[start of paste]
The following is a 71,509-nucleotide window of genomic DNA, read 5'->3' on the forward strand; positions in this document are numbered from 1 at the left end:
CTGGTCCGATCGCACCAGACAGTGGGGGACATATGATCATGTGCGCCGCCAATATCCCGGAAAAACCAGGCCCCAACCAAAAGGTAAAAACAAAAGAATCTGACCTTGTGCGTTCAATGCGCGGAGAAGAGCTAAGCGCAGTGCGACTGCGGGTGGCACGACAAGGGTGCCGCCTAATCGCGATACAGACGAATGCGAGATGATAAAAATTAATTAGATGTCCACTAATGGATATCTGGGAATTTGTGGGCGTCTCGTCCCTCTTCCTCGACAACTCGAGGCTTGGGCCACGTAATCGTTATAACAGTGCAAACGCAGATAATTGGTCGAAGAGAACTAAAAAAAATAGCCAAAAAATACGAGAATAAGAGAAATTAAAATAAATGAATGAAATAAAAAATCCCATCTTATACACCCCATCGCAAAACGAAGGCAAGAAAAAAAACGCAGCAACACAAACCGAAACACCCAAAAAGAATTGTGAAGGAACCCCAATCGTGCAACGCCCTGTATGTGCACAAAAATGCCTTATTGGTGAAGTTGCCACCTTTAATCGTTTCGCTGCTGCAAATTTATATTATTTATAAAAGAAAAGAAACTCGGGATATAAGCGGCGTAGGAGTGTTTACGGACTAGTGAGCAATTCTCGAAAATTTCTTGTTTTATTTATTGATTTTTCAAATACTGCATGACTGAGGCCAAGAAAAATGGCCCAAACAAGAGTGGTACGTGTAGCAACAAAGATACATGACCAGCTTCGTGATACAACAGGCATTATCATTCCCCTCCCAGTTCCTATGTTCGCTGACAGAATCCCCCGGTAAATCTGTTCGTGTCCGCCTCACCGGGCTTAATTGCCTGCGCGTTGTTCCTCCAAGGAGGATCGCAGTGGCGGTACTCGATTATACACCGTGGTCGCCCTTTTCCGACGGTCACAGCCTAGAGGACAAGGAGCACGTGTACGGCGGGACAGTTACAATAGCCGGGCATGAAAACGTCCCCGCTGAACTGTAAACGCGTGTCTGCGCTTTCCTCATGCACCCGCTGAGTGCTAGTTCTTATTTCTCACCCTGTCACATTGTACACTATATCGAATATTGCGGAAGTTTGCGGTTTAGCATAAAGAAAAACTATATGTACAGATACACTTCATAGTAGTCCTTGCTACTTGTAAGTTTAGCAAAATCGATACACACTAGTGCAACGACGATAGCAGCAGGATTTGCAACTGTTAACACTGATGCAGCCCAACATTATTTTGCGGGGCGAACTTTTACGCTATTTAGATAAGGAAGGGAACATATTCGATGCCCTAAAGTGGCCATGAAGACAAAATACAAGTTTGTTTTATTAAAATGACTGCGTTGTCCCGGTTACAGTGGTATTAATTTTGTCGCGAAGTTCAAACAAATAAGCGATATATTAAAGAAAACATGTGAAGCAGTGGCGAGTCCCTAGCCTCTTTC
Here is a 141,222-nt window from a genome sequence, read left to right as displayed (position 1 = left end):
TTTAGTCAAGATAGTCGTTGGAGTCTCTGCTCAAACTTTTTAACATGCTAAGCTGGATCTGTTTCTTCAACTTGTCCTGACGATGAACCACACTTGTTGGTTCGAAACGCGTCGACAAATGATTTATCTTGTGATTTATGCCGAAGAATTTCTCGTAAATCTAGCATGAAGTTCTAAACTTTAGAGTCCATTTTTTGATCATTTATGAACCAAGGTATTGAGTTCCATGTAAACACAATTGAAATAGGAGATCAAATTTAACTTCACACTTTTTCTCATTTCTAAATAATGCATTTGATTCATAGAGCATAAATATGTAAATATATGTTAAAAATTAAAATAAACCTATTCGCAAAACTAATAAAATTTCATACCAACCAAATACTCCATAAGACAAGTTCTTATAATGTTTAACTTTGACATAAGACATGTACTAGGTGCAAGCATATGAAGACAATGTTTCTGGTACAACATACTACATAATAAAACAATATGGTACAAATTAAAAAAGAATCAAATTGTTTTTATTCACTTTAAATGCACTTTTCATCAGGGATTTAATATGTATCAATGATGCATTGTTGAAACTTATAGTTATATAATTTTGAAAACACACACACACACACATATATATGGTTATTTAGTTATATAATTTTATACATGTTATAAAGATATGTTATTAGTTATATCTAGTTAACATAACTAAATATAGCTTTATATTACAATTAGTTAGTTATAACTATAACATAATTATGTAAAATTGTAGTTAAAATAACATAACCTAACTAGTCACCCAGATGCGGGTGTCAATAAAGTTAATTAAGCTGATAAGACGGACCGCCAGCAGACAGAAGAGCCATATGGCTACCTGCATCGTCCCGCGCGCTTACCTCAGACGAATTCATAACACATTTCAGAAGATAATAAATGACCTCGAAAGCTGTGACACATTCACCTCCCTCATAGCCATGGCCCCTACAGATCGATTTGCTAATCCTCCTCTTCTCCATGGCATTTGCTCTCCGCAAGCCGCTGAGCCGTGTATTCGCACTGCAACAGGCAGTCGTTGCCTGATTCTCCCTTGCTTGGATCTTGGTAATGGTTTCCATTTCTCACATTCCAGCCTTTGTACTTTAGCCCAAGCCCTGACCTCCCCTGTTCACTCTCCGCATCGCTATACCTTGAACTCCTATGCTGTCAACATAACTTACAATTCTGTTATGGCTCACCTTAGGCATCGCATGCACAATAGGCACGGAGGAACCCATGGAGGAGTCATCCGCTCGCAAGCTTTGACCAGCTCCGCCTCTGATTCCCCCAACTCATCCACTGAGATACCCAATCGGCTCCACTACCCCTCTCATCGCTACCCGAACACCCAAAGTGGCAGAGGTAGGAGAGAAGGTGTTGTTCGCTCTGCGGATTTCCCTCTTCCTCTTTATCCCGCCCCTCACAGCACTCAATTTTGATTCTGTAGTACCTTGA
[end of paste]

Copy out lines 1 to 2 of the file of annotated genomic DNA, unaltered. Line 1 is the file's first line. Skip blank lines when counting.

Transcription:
The following is a 71,509-nucleotide window of genomic DNA, read 5'->3' on the forward strand; positions in this document are numbered from 1 at the left end:
CTGGTCCGATCGCACCAGACAGTGGGGGACATATGATCATGTGCGCCGCCAATATCCCGGAAAAACCAGGCCCCAACCAAAAGGTAAAAACAAAAGAATCTGACCTTGTGCGTTCAATGCGCGGAGAAGAGCTAAGCGCAGTGCGACTGCGGGTGGCACGACAAGGGTGCCGCCTAATCGCGATACAGACGAATGCGAGATGATAAAAATTAATTAGATGTCCACTAATGGATATCTGGGAATTTGTGGGCGTCTCGTCCCTCTTCCTCGACAACTCGAGGCTTGGGCCACGTAATCGTTATAACAGTGCAAACGCAGATAATTGGTCGAAGAGAACTAAAAAAAATAGCCAAAAAATACGAGAATAAGAGAAATTAAAATAAATGAATGAAATAAAAAATCCCATCTTATACACCCCATCGCAAAACGAAGGCAAGAAAAAAAACGCAGCAACACAAACCGAAACACCCAAAAAGAATTGTGAAGGAACCCCAATCGTGCAACGCCCTGTATGTGCACAAAAATGCCTTATTGGTGAAGTTGCCACCTTTAATCGTTTCGCTGCTGCAAATTTATATTATTTATAAAAGAAAAGAAACTCGGGATATAAGCGGCGTAGGAGTGTTTACGGACTAGTGAGCAATTCTCGAAAATTTCTTGTTTTATTTATTGATTTTTCAAATACTGCATGACTGAGGCCAAGAAAAATGGCCCAAACAAGAGTGGTACGTGTAGCAACAAAGATACATGACCAGCTTCGTGATACAACAGGCATTATCATTCCCCTCCCAGTTCCTATGTTCGCTGACAGAATCCCCCGGTAAATCTGTTCGTGTCCGCCTCACCGGGCTTAATTGCCTGCGCGTTGTTCCTCCAAGGAGGATCGCAGTGGCGGTACTCGATTATACACCGTGGTCGCCCTTTTCCGACGGTCACAGCCTAGAGGACAAGGAGCACGTGTACGGCGGGACAGTTACAATAGCCGGGCATGAAAACGTCCCCGCTGAACTGTAAACGCGTGTCTGCGCTTTCCTCATGCACCCGCTGAGTGCTAGTTCTTATTTCTCACCCTGTCACATTGTACACTATATCGAATATTGCGGAAGTTTGCGGTTTAGCATAAAGAAAAACTATATGTACAGATACACTTCATAGTAGTCCTTGCTACTTGTAAGTTTAGCAAAATCGATACACACTAGTGCAACGACGATAGCAGCAGGATTTGCAACTGTTAACACTGATGCAGCCCAACATTATTTTGCGGGGCGAACTTTTACGCTATTTAGATAAGGAAGGGAACATATTCGATGCCCTAAAGTGGCCATGAAGACAAAATACAAGTTTGTTTTATTAAAATGACTGCGTTGTCCCGGTTACAGTGGTATTAATTTTGTCGCGAAGTTCAAACAAATAAGCGATATATTAAAGAAAACATGTGAAGCAGTGGCGAGTCCCTAGCCTCTTTC